Assertiveness in Relationships
I want to give a general overview of how anxiety can be at the core of relationship difficulties. “John” is not an actual client but rather a typical example that best illustrates what many of my relationship clients say to me, and the work we typically do together to help resolve their relationship problems.
John is a 36-year-old man who has been married to Sarah for the past 3 years. He comes to me seeking psychotherapy to help with depression and relationship issues. He says that he is no longer getting on with Sarah, they bicker all the time, and can’t seem to have a conversation without it turning into an argument.
In fact John discloses that he feels quite intimidated or even scared by Sarah. He is worried that if he says what he actually thinks to her she will lose her temper with him, and so he says nothing as that feels easier.
Over time John has become resentful and feels like the only option he has left is to leave the relationship. However, when he seriously thinks of leaving Sarah, he is aware that this is really not what he wants at all. He fears he will lose access to their young children and also that he will be lonely. Moreover, he’s sure he still loves her. What he really wants is to be able to have the relationship that they used to have, where he felt that they were a team and he was not scared of her irrational angry responses to what he says.
How to understand what is happening for John:
Although John has come to me with depression and relationship issues, that is not what I see as the main cause of the depression and breakdown in his relationship with Sarah.
The depression is there because John cannot imagine a way through the relationship problems and feels trapped and hopeless. He sees his options as being either to stay as things are with a wife he walks on eggshells around and cannot be honest with, or to leave her, giving up his chance at a family life. Both options seem terrible to John. In my opinion, this sense of being trapped, unable to find a way out, is what is causing the depression.
Anxiety in relationships:
As we work together, John starts to see that he has got into the habit of not being honest with Sarah about his real thoughts and feelings. It doesn’t matter if it’s about what they are going to have for dinner that night or what school to send their child to. Big or small, John often no longer tells Sarah his truth. John has got into the habit of being sensitive to what Sarah wants and then just going along with it. He is worried about what he sees as her irrational and angry reaction to anything he says that she doesn’t agree with.
What started out as a simple case of not telling her his truth so he did not have to deal with her anger has now become an ingrained set of roles in the relationship that both parties have fallen into without even noticing it.
John is doing what we all do when we are suffering from almost any kind of anxiety disorder. He is avoiding short-term pain (the chance of confrontation if he is honest with Sarah), but the outcome of this avoidance is that he experiences long-term, chronic pain instead ( feeling depressed, bitter, resentful, blaming Sarah for the problem, feeling trapped). This may also affect his self-esteem and confidence in other areas of life.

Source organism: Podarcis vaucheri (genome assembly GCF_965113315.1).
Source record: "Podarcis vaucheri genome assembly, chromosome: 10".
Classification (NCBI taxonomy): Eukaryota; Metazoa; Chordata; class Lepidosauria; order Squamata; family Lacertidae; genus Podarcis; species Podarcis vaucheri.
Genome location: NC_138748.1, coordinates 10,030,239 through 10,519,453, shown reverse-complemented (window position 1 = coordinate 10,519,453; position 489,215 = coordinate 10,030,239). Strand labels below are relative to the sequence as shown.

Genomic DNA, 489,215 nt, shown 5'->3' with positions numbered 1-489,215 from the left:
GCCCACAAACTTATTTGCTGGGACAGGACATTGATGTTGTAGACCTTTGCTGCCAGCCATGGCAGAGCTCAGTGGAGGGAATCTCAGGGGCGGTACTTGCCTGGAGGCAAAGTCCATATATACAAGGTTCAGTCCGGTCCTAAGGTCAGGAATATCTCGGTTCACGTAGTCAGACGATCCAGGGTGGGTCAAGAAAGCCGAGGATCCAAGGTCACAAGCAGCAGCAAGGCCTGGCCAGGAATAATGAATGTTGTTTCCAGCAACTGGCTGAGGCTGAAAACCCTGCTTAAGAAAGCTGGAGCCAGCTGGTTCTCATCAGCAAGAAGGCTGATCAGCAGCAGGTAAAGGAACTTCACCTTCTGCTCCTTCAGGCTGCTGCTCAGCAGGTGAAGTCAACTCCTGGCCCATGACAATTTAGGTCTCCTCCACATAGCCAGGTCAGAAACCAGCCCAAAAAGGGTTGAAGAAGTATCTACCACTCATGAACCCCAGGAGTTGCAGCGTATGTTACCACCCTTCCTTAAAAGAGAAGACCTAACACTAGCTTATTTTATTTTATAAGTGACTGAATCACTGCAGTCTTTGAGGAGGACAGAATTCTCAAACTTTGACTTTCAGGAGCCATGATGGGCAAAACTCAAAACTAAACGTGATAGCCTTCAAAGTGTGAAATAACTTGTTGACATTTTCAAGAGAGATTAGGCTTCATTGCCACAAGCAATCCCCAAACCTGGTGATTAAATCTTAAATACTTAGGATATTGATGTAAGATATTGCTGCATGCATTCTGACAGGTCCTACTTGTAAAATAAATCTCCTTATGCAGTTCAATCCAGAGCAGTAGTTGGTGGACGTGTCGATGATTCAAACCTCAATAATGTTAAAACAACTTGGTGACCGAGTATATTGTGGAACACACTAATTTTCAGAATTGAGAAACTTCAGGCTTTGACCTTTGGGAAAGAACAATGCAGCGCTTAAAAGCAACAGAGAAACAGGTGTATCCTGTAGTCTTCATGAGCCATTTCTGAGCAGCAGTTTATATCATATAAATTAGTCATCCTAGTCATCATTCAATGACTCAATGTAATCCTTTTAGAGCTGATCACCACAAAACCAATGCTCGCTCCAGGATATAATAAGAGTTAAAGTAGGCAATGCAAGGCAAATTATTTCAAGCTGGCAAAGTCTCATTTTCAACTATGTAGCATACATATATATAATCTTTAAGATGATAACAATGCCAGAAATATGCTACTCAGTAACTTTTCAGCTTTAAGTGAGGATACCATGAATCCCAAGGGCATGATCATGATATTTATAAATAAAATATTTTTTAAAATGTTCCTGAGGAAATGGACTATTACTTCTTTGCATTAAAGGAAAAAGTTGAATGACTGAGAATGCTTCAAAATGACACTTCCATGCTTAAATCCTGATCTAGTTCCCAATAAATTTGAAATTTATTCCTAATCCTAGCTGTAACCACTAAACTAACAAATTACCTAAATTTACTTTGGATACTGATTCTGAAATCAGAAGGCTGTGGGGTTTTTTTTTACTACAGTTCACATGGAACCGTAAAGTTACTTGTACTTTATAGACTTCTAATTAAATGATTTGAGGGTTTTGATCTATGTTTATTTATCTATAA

For John it is essential to understand that his partner cannot know what he isn’t telling her. His silence guarantees his ongoing misery and hopelessness. However, it is not as simple as saying to a client like John “Off you go, and tell your partner what you actually think”. This doesn’t work for two reasons.
1. Knowledge is not usually enough to move on from this situation, because it doesn’t take account of the anxiety John feels at the thought of confrontation with Sarah.
2. A client like John will not see that he is playing out an ingrained role, that both partners are in fact playing out roles, and that it takes a thoughtful, structured approach to move out of these roles.
John’s avoidance of confrontation with his partner is motivated by an ingrained anxiety issue. We work on changing the way John’s problem is unfolding not by just saying “Get on with it and pull your socks up,” but by treating his underlying anxiety which leads to the avoidance.
This is actually good news because anxiety is one of the most well researched and eminently treatable conditions that clients seek help for. If John chooses to work through his issues with Sarah, he is likely to find that he feels empowered by the process and gains in general confidence, as well as helping with the immediate situation.
This is not a gender-specific issue; you can swap John in this story for Sarah, and it will play out in just the same way. The point to take away is that when relationships are not working very well it can sometimes be explained by one party not being willing or able to be honest with the other due to an underlying anxiety that makes them avoid the confrontation that may be involved.